fb pixel

Log In

Reset Password

When it comes to foreclosures, the bank wins

There is a what I can only describe as a fixer-upper house on my street that sat empty for about five years that now appears to be on the market.  Although there are no "For Sale" signs on the lawn, there is a steady stream of people stopping to take a look at the house. I looked at the county online property records page and it appears the bank that owns the property paid $304,000 at the sheriff's auction for a property that previously sold for $225,0000. That seems way too much, considering the well-maintained house next door sold for $289,000 four months ago. Can you shed some light on this apparent oddity?

— Larry B., Medford 

There's no perfect solution for this quandary, but it appears you're watching a tax write-off in action. Like some other "zombie foreclosure" properties described in past Mail Tribune stories, lenders were able to collect mortgage insurance payouts for several years while houses sat empty and deteriorated in one way or another from neglect. We're told by real estate industry insiders that lenders protect their interests by paying property taxes and home owners insurance premiums.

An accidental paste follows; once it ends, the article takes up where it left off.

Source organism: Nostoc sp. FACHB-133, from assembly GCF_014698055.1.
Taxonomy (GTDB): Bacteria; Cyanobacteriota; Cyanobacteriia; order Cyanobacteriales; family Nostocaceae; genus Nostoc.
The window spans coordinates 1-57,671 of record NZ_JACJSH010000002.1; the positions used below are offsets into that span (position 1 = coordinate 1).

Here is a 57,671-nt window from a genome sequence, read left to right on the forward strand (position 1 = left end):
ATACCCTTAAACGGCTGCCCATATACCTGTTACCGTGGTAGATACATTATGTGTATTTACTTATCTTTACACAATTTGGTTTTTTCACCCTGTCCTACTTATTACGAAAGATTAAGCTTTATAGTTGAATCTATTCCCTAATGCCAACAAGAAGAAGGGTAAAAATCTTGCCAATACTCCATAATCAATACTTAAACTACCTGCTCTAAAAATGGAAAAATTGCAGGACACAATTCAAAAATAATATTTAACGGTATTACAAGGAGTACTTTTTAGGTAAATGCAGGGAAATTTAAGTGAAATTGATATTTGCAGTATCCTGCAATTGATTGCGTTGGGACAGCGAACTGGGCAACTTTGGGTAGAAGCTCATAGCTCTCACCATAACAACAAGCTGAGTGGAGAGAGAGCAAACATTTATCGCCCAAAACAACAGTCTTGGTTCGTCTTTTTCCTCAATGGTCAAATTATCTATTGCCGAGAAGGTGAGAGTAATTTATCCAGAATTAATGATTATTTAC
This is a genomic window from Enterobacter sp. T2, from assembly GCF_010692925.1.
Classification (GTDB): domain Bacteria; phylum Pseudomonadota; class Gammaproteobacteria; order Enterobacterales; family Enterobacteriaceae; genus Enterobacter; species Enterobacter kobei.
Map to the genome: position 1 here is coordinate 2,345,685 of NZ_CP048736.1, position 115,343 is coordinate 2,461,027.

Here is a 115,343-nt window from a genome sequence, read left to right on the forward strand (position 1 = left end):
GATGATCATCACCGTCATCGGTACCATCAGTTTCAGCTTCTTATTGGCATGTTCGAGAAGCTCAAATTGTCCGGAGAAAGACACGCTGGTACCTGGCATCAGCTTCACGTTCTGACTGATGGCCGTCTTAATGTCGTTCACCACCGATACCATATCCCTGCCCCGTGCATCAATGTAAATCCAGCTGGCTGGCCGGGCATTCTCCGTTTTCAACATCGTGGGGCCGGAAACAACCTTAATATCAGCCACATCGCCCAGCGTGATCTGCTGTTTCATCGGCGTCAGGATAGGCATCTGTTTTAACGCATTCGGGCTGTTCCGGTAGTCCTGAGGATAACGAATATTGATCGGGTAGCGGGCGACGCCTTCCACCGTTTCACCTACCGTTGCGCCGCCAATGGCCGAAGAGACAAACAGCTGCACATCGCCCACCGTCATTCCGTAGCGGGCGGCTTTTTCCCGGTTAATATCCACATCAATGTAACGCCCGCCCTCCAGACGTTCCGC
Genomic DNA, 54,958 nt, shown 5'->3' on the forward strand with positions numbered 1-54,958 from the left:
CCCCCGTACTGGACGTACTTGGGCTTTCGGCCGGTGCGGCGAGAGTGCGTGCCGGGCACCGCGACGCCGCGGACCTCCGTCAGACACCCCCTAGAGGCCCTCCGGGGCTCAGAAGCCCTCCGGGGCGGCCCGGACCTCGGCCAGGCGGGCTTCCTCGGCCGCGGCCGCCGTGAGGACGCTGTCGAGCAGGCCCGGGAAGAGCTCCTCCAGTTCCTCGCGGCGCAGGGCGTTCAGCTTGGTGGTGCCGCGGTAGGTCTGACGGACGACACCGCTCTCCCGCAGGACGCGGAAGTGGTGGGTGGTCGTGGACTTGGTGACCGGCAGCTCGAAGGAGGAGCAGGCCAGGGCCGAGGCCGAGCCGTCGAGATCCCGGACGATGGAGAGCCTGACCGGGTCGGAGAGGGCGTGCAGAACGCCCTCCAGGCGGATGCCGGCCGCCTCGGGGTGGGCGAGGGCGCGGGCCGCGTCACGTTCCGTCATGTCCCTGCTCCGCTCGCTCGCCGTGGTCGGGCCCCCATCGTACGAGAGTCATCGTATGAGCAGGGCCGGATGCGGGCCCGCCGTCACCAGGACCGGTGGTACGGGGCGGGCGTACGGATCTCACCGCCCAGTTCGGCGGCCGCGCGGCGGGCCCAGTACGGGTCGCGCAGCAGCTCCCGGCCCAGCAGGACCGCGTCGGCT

Lenders set the price, hoping to either attract bids higher than what was owed or putting themselves in the position to create a tax loss. If no one bids the prescribed amount, the lender pays documentary fees, and the bank is given right over the property with a certificate of sale. However, the bank didn't "win" anything, even though it appeared to pay only $100 for the certificate. The property may be worth closer to $100,000 compared to the unpaid mortgage debt of $300,000. As a result, the bank can write off the $200,000 difference. 

In the end, the bank can collect on mortgage insurance, write off the uncollected debt, and then sell the house to offset its taxes and property insurance.

From Sept. 1-10, there were 11 scheduled sheriff's sales in Jackson County. Only one of the properties was sold to a third party. The creditor/bank obtained the property in eight cases, while two sales were cancelled. Of the 15 originally scheduled in the second half of September, two have been postponed, one cancelled and a fourth was sold outright.

Send questions to “Since You Asked,” Mail Tribune Newsroom, P.O. Box 1108, Medford, OR 97501; by fax to 541-776-4376; or by email to youasked@mailtribune.com. To see a collection of columns, go to mailtribune.com/youasked. We’re sorry, but the volume of questions received prevents us from answering all of them.